While I continue to work hard, I now have more of an appreciation for working with people who are not used to the lifestyle that I live, and I feel that this change has made me more open and accepting of new individuals, despite the differences we may have.
Another part of this trip I was able to take in was the idea of never settling. To be a successful journalist, you have to always be wanting more. You have to have the drive, and the want to continue to seek out the information you are looking for. At the beginning of my trip, we created an outline of exactly how we wanted our article to go. We displayed what sources we wanted to collect, designed a layout for our work, and it seemed pretty straightforward.
However, a perfect world doesn't exist.
In order to find a single person to interview, my partner and I had to collectively spend four hours with two different Italian interpreters making phone calls. Four hours for ONE INTERVIEW. We called the same number roughly 12 times just to get their contact information. Being a journalist is tough, and sometimes you have to settle for what the world has to give you. It is never going to be perfect, but a smart journalist can formulate the information they have received, whether it is one interview or ten, into the story that they want. I think that this concept was something I needed to rediscover. It is so easy to get burned out, to be working on something for so long that you just need a break.
I spent my junior spring semester running four dance performances in a row, while also performing in three of them, as well as working with a guest artist for a week. By the end I was done, I needed some time off. However, this trip taught me how to continue to find the fire. To approach each task as something fresh and brand new, even if it is the same concept over and over again. I needed to relearn how to always find my love for what I do. Even on the days where I am exhausted and all I want to do is quit, this trip taught me that there would be success at the end, no matter what.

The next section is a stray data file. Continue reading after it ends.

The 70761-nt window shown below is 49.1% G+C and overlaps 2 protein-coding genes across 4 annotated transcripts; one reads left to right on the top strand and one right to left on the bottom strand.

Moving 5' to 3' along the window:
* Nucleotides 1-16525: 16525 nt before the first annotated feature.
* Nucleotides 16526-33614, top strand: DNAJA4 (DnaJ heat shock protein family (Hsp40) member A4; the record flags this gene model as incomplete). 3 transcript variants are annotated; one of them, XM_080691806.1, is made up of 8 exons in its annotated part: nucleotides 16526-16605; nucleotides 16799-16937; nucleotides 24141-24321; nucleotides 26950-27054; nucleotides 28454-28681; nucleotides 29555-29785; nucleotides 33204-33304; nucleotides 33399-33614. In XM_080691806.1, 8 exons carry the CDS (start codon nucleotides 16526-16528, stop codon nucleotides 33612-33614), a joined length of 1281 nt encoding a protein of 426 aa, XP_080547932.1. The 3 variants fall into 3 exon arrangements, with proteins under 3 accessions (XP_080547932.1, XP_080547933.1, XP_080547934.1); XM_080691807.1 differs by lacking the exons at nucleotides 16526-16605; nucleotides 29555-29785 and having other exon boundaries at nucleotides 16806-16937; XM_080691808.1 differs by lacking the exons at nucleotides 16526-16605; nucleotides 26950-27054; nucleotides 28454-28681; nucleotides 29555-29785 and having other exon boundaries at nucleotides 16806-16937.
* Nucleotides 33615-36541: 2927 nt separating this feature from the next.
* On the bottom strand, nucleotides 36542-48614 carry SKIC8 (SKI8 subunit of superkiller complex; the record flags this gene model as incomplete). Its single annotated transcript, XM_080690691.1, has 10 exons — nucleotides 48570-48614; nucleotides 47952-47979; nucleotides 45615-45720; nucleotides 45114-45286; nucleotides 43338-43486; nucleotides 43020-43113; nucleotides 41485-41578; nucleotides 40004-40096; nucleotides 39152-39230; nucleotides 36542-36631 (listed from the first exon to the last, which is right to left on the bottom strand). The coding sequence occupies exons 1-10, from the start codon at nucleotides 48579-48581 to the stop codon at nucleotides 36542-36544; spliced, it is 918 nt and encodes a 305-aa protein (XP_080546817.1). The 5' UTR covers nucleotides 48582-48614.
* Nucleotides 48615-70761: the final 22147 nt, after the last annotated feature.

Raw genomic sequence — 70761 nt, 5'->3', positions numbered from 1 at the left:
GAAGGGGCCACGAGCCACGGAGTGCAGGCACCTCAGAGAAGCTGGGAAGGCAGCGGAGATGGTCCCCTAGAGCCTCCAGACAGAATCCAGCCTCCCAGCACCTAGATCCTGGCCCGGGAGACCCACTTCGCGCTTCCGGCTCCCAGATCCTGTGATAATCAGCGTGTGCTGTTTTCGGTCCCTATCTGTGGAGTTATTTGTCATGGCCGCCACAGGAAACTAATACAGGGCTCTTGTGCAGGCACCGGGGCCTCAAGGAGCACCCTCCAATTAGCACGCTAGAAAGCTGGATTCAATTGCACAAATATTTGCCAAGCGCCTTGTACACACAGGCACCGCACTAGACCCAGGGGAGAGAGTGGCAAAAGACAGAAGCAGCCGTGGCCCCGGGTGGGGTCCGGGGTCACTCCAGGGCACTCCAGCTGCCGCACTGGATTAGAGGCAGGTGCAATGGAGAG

Whether it is an achievement or a lesson learned, reaching the end is always worth it, so continue pushing forward.
While I could go on for ages, though it seems I already have, the final element that I have been able to take back to my everyday life is the idea that everyone should have a global experience and see what it is like to immerse yourself in other cultures. We spend a lot of our time living in a bubble, following the same schedule day in and day out. Many people have no idea what other cultures exist out there because we frequently only know one lifestyle, our own. I firmly believe that if possible, everyone should have an experience abroad, and if you get the chance to, do your best to live in a country like a local. I feel truly blessed to have been able to make the small town of Urbino my home for a month.
While we got the opportunity to travel to bigger, more known cities, we almost found ourselves missing our small world. The locals want to get to know you; they want you to experience their lifestyle. People would simply invite us along on their day or want to cook us a meal, even shop owners would stop us to say hello because they remembered us from the day before. Traveling abroad opens your eyes to other worlds that exist out there, so whether you are studying, or are just their for the adventure, it truly changes your life and makes you a more open, honest, and humble human being. Go explore, it will be worth it.